Cardiovascular effects of GLP-1 and GLP-1-based therapies: implications for the cardiovascular continuum in diabetes?
ABSTRACT Aims: Glucagon-like peptide-1 receptor agonists and inhibitors of dipeptidyl peptidase-4 that increase glucagon-like peptide-1 plasma concentrations are current treatment options for patients with diabetes mellitus. As patients with diabetes are a high-risk population for the development of a severe and diffuse atherosclerosis, we aim to review the potential action of these drugs on cardiovascular disease and to summarize the potential role of present glucagon-like peptide-1-based therapies from a cardiologist's point of view. Methods: Using a PubMed/MEDLINE search without language restriction, studies were identified and evaluated in order to review the effects of glucagon-like peptide-1-based therapy on different stages of the cardiovascular continuum. Results: Recent experimental as well as clinical data suggest that dipeptidyl peptidase-4 inhibitors and glucagon-like peptide-1 receptor agonists-in addition to their metabolic effects-may have beneficial effects on the cardiovascular continuum at multiple stages, including: (1) cardiovascular risk factors; (2) molecular mechanisms involved in atherogenesis; (3) ischaemic heart disease; and (4) heart failure. Furthermore, retrospective analysis suggested decreased cardiovascular events in patients with glucagon-like peptide-1-based therapies. Conclusion: There are ample data to suggest beneficial effects of glucagon-like peptide-1-based therapies on the cardiovascular continuum and large-scale clinical trials are warranted to determine whether these effects translate into improved cardiovascular endpoints in humans. © 2012 The Authors. Diabetic Medicine © 2012 Diabetes UK.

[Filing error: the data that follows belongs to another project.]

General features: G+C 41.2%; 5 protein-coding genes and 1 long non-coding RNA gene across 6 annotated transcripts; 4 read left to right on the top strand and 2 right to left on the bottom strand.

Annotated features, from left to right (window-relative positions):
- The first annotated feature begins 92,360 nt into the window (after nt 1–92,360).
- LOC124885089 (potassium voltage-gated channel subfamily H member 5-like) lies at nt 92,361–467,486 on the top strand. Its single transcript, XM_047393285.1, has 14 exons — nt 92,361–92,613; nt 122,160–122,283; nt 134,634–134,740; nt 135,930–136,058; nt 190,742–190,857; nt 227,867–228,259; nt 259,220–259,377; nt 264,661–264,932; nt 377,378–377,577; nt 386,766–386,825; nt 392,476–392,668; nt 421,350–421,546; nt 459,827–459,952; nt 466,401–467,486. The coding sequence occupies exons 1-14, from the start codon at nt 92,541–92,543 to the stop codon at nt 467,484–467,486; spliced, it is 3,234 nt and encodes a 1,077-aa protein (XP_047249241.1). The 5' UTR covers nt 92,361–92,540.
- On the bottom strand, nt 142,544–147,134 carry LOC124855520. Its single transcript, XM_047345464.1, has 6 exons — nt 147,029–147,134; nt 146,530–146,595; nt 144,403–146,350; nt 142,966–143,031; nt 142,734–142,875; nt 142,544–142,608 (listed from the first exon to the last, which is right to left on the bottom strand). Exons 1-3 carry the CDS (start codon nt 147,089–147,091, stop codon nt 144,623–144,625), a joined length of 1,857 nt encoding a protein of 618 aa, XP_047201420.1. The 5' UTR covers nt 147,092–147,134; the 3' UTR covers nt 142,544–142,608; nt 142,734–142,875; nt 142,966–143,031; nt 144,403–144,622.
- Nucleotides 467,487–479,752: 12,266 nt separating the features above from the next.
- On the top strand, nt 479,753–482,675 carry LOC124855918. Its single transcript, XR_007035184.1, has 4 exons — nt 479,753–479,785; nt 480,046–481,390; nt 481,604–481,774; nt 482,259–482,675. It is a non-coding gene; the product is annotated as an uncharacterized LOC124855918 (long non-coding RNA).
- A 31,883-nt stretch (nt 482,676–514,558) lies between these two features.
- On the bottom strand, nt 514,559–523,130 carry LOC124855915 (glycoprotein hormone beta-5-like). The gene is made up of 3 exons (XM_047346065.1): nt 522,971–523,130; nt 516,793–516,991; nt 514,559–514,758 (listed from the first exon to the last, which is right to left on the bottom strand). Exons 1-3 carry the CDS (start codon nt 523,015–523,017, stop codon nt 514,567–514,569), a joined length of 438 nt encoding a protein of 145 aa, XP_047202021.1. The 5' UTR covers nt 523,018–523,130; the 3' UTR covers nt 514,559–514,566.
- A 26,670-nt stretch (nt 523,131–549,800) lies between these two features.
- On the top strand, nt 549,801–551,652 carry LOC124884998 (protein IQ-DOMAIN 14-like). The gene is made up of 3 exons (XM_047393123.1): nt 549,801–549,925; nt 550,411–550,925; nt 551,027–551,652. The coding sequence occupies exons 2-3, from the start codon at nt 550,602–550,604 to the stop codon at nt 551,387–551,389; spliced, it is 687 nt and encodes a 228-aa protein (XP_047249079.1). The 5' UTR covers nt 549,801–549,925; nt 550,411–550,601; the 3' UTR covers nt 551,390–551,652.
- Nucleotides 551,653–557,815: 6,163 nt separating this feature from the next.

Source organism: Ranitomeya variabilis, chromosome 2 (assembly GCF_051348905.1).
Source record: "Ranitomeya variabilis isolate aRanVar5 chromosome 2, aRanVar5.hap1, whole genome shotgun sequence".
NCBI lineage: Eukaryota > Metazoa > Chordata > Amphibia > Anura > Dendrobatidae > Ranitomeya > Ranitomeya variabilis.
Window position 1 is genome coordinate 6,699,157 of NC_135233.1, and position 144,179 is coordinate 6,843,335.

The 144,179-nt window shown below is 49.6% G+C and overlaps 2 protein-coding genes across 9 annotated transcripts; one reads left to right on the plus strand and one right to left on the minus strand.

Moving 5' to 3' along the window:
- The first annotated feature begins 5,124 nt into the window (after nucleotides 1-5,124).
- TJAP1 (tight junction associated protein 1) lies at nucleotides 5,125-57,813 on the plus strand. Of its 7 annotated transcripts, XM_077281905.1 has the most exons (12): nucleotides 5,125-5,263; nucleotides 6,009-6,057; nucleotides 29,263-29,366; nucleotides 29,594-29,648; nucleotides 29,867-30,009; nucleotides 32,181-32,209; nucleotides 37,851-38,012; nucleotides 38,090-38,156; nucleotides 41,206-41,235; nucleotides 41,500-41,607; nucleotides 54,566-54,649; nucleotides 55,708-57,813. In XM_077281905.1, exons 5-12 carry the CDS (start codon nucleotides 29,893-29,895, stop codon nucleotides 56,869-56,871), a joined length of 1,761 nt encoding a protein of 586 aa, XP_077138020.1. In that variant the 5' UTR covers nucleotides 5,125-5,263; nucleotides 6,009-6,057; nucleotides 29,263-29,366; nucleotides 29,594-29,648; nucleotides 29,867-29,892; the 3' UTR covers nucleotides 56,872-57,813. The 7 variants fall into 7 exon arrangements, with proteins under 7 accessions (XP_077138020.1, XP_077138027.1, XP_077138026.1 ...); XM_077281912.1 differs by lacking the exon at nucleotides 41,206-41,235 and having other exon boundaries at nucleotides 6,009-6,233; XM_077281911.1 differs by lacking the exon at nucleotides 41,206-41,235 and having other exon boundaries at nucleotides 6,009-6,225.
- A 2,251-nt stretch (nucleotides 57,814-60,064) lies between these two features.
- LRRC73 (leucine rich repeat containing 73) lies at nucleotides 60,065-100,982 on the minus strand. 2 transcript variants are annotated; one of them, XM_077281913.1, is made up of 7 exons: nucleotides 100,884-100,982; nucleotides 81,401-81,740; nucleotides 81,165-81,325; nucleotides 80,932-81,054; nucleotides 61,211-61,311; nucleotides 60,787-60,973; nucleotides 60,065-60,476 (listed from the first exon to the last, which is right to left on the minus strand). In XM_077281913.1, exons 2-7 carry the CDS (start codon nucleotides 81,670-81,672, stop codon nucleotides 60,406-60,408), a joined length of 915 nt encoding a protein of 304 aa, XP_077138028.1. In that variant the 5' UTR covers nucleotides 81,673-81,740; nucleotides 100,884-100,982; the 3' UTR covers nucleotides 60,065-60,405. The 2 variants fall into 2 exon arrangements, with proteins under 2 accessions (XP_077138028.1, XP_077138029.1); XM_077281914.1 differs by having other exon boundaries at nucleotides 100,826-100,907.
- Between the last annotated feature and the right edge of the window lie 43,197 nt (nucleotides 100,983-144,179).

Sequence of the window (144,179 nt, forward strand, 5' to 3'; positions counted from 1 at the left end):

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ABSTRACT: Backround Glucagon-like peptide-1 (GLP-1) based therapies are new treatment options for patients with type 2 diabetes. Recent reports suggest vasoprotective actions of GLP-1. Similar beneficial effects might be reached by GLP-1(9-37) and the c-terminal GLP-1 split product (28-37) although both peptides do not activate the GLP-1 receptor. We therefore investigated the actions of GLP-1(7-37), GLP-1(9-37) as well as GLP-1(28-37) on vascular lesion formation in a mouse model of atherosclerosis. Methods and results GLP-1(7-37), GLP-1(9-37) and GLP-1(28-37) and LacZ (control) were overexpressed for a period of 12 weeks in apoe−/− mice on high-fat diet (n = 10/group) using an adeno-associated viral vector system. Neither of the constructs changed overall lesion size. However, GLP-1(7-37), GLP-1(9-37) and GLP-1(28-37) significantly reduced plaque macrophage infiltration (GLP-1(7-37): 40.6%, GLP-1(9-37): 47.0%, GLP-1(28-37): 40.1% decrease, p < 0.05) and plaque MMP-9 expression (GLP-1(7-37): 41.6%, GLP-1(9-37): 50.2%, GLP-1(28-37): 44.0% decrease, p < 0.05) compared to LacZ in the aortic arch. Moreover, all GLP-1 constructs increased plaque collagen content (GLP-1(7-37): 49.3%, GLP-1(9-37): 86.0%, GLP-1(28-37): 81.9% increase, p < 0.05) and increased fibrous cap thickness (GLP-1(7-37): 188.0%, GLP-1(9-37): 179.9% GLP-1(28-37): 111.0% increase, p < 0.05). These effects of GLP-1(7-37), GLP-1(9-37) and GLP-1(28-37) on plaque macrophage infiltration, MMP-9 expression and plaque collagen content were confirmed in the aortic root. Conclusion GLP-1(7-37), GLP-1(9-37) and GLP-1(28-37) reduce plaque inflammation and increase phenotypic characteristics of plaque stability in a murine model of atherosclerosis. Future studies are needed to determine whether these effects translate into improved plaque stability and less cardiovascular events in high-risk patients with type 2 diabetes.Atherosclerosis 12/2013; 231(2):427–435. DOI:10.1016/j.atherosclerosis.2013.08.033 · 3.97 Impact Factor